Caught and Coloured: Zoology Illustrations from Colonial Victoria


McCoy on Pobblebonk habits, Prodromus

The oddest characteristic of this species is its habitually burying itself seven or eight inches under the surface of the light sandy soil of Brighton and other similar localities in the south coast, where it may be dug out any day in considerable numbers; only coming out by night to feed on the large nocturnal spiders which abound on the surface at the same time.

These localities, in which the Sand-frog most abounds, are entirely waterless, and the habit of burying itself in the sandy ground by day keeps it from the scorching rays of the sun, while the habit of coming to the surface and running over the ground by night introduces it to the snakes, which in such arid plains one would expect to have little chance of meeting batrachian food, of which it is evident they are very fond, from the abundance of the remains found on opening them.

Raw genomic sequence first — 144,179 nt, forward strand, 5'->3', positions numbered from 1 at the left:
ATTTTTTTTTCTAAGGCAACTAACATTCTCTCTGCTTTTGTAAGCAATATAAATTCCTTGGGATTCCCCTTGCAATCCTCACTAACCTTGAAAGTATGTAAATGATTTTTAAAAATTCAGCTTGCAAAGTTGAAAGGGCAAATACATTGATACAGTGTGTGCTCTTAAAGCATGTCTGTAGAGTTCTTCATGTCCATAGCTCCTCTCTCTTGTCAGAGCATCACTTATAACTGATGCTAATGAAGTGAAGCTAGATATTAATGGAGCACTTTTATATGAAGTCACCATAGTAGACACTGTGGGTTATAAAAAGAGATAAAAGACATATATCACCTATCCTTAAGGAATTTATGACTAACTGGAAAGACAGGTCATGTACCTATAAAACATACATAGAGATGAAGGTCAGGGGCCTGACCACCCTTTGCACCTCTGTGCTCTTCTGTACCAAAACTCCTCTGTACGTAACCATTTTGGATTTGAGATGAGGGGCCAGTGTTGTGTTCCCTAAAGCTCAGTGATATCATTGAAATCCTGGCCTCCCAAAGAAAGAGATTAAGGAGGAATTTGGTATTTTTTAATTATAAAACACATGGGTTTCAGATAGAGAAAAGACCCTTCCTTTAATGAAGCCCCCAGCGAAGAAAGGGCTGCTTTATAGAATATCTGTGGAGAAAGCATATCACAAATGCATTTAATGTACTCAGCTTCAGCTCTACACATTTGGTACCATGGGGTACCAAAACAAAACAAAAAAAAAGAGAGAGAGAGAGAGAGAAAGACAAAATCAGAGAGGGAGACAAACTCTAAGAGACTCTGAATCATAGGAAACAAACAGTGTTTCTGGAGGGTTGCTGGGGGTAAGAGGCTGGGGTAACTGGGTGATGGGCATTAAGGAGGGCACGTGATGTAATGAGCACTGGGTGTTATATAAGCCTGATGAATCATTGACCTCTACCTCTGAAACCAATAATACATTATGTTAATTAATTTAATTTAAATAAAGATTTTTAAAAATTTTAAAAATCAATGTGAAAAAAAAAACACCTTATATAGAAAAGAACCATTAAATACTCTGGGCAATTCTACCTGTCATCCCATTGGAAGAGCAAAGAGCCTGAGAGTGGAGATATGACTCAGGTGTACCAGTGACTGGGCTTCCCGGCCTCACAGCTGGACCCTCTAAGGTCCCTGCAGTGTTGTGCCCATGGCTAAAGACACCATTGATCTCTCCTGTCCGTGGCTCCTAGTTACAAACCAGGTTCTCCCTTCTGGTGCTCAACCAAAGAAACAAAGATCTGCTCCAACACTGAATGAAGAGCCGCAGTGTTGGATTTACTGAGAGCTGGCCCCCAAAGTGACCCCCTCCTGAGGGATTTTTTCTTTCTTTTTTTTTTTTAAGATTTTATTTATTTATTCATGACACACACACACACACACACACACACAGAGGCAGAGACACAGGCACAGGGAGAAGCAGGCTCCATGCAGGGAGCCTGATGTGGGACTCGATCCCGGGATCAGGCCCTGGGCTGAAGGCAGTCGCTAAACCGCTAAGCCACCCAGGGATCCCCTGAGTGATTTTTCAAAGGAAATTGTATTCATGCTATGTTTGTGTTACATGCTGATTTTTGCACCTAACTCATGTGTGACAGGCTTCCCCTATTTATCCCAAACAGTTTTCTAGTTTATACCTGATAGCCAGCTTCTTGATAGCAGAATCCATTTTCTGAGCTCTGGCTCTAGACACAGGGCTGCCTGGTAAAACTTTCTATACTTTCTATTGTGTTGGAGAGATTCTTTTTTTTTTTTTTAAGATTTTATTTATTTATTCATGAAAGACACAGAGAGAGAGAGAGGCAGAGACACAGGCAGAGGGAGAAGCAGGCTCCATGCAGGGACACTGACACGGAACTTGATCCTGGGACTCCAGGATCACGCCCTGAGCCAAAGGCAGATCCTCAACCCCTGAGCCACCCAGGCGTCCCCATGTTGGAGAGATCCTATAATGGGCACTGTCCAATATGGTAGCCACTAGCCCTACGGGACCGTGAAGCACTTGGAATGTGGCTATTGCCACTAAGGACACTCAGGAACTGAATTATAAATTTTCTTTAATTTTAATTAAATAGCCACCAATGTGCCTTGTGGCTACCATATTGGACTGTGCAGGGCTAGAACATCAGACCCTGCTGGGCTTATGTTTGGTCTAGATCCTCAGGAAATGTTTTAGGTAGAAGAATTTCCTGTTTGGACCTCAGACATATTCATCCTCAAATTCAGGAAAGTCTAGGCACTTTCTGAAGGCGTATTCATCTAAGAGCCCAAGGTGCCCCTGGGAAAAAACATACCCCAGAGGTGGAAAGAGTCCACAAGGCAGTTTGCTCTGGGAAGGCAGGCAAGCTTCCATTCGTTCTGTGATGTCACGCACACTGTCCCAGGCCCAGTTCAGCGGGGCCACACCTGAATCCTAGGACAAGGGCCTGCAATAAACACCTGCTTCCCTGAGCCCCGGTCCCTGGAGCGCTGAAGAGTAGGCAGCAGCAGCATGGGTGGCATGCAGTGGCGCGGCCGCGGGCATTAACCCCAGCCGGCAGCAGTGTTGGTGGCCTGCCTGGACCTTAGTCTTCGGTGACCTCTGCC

A similar habit of covering itself by day in light soil, it will be remembered, Mr. Darwin observed in some of the South American Frogs; although my first statement of its being observable in Australia in this species has been contradicted by a writer in Sydney, who does not seem to have met the creature, which may be turned up with the spade, however, in any of the gardens of the locality I mentioned.

- Frederick McCoy

Pobblebonk, Limnodynastes dumerilli, by Arthur Bartholomew.